Making sure your wishes are followed and undertaking probate
Why should you make a will?
Some people assume that if they die without a will their estate will automatically pass to their spouse or civil partner. This is not necessarily so; if you die without a will the Administration of Estates Act 1925 sets out who will benefit from your estate and in what proportions. If you die intestate (that is, without a will) leaving a spouse and children and your estate (other than your personal possessions) is worth more than £250,000, then it will not automatically all pass to your spouse, even if that is your wish.
A will can offer you the security that your estate will be shared amongst those whom you wish to receive it.
A will can also deal with the appointment of guardians for minor children, gifts to individuals and charities and any funeral wishes you might have.
There are other good reasons to make a will, including:
- If you are not married to your partner or in a formal civil partnership, you can make provisions for your partner in your will. If you died without a will, your partner might get nothing.
- If you have remarried, your spouse may not be the only person you wish to benefit from your estate.
- A will can make provision for the unthinkable, such as an accident in which you and your immediate family died together.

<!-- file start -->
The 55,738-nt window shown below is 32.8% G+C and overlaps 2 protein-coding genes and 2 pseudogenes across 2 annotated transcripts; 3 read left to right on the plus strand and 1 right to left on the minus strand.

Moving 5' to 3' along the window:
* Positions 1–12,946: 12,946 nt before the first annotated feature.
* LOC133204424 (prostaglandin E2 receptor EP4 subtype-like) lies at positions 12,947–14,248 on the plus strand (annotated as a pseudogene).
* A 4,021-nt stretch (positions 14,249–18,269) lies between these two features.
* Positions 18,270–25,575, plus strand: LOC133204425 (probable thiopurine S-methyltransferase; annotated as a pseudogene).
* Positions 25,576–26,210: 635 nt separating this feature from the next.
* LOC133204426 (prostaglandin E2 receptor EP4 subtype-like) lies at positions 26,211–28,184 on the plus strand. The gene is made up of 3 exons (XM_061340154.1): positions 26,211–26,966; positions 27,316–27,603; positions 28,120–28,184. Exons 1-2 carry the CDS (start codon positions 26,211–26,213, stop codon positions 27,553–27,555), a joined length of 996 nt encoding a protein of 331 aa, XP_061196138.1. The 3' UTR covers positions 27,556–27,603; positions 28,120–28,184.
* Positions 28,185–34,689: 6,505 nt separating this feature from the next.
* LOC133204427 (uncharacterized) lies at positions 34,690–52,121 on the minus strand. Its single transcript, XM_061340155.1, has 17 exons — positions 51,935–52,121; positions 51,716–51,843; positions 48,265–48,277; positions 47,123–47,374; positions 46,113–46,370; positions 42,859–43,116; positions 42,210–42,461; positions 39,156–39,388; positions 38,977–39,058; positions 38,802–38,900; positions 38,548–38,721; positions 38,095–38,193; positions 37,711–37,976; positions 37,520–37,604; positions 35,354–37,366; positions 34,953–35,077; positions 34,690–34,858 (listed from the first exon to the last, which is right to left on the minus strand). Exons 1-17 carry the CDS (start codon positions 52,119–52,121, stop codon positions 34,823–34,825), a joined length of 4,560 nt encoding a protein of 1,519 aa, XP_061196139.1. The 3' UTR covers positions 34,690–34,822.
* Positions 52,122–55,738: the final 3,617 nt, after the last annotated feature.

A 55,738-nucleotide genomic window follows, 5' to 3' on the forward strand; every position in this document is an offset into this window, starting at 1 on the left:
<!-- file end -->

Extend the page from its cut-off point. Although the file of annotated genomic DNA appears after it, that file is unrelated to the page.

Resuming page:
If you have been appointed to act as an executor under a will or if you wish to administer a relative’s estate, our team can help you. We understand this will be a very difficult time, and we will offer clear advice in a sympathetic manner, whilst taking care of the legal formalities.
During these times, we like to make life as stress-free as we can for our clients, and we believe that offering a fixed fee for our probate work eases the worry of an unexpected legal bill. These fees do not include third party costs, for example a £40 court fee, but these will be explained in your initial meeting with us. The charges also do not apply if the estate has a foreign asset, if beneficiaries need to be traced, or if the will is contested. These fees are charged by our specialist solicitors and you will be dealing directly with them.
We regulalrly undertake litigation in the following areas: -
- Challenges regarding validity of wills, including testamentary capacity claims
- Challenges over the validity of lifetime gifts and other transactions
- Claims regarding maladministration of estates, including removal of personal representatives
- Claims against trustees, such as breach of trust claims where the trustee has failed to distribute trust property to the correct persons, for example
- Claims under the Inheritance (Provision for Family and Dependants) Act 1975